2019 has seen more activity by not-for-profit Boards than in past years. Increased concerns regarding the apparent high level of executive total compensation relative to the mission of the not-for-profit, as well as greater publication of not-for-profit executive compensation levels, have put pressure on Boards and their compensation committees. As a result, Boards must take a closer look at how they are compensating their executives. Let’s take a closer look at the issues surrounding not-for-profit executive compensation, as well as some alternatives Astron’s clients are entertaining for 2020.
What Drives Nonprofit Executive Compensation?
Research provided by Nonprofit Quarterly highlighted the following conclusions:
- While pay-for-performance is a factor in determining compensation, it is not prominent. In fact, in all the subsectors studied, CEO compensation is more sensitive to organizational size and free cash flows than to performance.
- The IRS intermediate sanction regulations have been used to penalize nonprofits that excessively compensate executives. These regulations determine the reasonableness of executive compensation based on benchmarking against comparable organizations. Nonprofit Quarterly’s research, however, suggests that strong industry-specific similarities in pay are related to free cash flows and, to a lesser extent, organizational size, rather than to performance. Hence, the existing regulations may not be particularly effective in identifying absolute levels of compensation that are too high.
- One final analysis implication bears on the enduring performance measurement quandary that confronts so many nonprofit organizations. Nonprofits may rely on organizational size to make compensation decisions, drawing on free cash flows when available, rather than addressing the challenge of defining, quantifying, and measuring the social benefits that they produce.
- Nonprofits typically produce services that are complex and that generate not only direct outputs but also indirect, long-term, and societal benefits. These types of services often make it difficult to develop good outcome measures and to establish causality between program activity and impact. In the absence of effective metrics of social performance and mission accomplishment, many organizations rely on other factors in setting compensation.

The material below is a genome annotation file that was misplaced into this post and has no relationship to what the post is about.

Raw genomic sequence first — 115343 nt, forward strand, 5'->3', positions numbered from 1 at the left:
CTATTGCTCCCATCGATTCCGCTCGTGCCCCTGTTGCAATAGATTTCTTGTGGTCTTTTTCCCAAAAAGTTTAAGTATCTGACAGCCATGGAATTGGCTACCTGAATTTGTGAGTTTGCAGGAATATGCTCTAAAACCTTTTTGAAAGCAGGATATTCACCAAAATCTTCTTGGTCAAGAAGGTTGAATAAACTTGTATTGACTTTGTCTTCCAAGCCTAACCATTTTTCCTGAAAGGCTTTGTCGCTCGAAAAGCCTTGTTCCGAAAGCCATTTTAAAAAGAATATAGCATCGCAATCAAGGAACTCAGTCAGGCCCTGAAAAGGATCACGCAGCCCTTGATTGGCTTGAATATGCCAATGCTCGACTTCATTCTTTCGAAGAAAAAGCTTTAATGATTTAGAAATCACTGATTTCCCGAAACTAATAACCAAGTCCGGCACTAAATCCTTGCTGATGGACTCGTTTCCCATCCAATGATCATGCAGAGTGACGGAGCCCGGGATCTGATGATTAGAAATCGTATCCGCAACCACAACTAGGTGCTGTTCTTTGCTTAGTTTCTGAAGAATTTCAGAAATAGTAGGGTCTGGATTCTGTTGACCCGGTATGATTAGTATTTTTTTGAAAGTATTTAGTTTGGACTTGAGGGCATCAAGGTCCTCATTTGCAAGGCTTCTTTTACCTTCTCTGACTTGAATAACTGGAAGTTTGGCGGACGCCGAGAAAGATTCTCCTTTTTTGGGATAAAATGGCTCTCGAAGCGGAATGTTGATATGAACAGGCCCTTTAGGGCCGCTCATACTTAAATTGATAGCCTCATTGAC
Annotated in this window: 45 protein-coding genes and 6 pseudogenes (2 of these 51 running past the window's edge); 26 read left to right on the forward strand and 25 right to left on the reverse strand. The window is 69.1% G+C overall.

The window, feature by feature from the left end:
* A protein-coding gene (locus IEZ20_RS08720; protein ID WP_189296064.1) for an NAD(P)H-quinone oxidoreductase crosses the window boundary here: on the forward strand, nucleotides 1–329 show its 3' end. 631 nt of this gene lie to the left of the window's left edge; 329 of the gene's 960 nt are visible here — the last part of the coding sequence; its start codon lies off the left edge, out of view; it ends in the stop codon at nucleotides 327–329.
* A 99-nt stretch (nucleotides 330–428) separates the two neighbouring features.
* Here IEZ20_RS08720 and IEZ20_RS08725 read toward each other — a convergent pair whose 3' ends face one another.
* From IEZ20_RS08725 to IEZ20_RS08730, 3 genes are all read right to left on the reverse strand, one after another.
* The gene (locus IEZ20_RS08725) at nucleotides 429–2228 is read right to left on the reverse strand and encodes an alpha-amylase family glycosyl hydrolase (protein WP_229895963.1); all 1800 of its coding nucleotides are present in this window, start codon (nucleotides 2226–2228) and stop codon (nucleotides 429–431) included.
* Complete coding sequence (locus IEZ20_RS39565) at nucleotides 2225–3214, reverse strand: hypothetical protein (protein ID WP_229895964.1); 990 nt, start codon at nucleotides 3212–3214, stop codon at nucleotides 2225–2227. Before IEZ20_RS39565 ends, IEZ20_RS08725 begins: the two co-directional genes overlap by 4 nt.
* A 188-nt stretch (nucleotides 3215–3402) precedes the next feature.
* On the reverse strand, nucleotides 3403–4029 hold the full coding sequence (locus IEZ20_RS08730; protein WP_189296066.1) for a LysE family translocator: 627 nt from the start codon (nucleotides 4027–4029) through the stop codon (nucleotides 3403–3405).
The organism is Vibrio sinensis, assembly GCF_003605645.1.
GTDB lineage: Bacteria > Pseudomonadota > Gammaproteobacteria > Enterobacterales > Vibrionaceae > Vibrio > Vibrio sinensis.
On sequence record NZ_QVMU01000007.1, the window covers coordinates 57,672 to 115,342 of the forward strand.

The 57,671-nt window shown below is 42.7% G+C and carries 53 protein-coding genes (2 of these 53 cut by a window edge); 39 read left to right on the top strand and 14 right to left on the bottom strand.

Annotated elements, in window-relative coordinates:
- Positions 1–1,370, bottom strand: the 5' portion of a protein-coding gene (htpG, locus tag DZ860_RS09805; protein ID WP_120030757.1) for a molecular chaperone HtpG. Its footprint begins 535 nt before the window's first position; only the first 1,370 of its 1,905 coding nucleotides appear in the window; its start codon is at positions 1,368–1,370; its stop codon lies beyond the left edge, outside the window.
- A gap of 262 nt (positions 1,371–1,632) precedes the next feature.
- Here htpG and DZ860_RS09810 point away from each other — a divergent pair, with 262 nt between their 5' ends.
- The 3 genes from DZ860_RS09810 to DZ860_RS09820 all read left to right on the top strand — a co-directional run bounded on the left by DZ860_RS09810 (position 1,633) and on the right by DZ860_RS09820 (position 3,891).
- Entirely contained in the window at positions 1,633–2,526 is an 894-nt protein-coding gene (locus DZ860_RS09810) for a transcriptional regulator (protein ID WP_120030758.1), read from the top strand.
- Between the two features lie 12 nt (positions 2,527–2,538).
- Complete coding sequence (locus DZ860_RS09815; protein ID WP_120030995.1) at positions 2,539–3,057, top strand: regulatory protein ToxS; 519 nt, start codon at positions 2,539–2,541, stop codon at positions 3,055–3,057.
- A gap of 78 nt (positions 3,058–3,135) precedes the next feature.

- Perhaps, once better measures of mission fulfillment are developed and actively implemented, nonprofits will be able to structure CEO compensation in ways that provide appropriate incentives to managers who successfully advance the missions of nonprofit organizations.
The issue of compensating executives more on outcome-based measures of performance rather than specific services / revenue size industry comparisons is beginning to change. Recently, several Astron Solutions clients have requested further analysis of 990 data, in order to correlate additional organization metrics, such as margin per FTE, customer satisfaction scores, and growth in services, to base salary and total compensation actually paid. We predict that this trend will continue to grow in 2020.
What About Retirement?
A second area that has become a priority for many not-for-profit Boards is increased review and implementation of deferred compensation arrangements for executives. The following is a summary provided by Gregory J. Leone, AIF®, CIMA®, CPFA, Director, Retirement Plan Services for Georgetown Financial Group.
- There is a key question on the minds of nonprofit and tax-exempt organizations. It is the same question facing all successful businesses: How do we keep our most talented people from leaving to work elsewhere?
- Just like their for-profit counterparts, nonprofit organizations are seeking ways to recruit, reward, and retain key executives. But the challenge to keep executives is even greater for nonprofit organizations. Like for-profit businesses, nonprofit and tax-exempt organizations are limited as to the types of benefits they can offer key executives. Qualified retirement plans, such as 401(k), profit sharing, and 457(b) plans, have contribution limits. Nonqualified benefits must meet the requirements of ERISA and § 409A.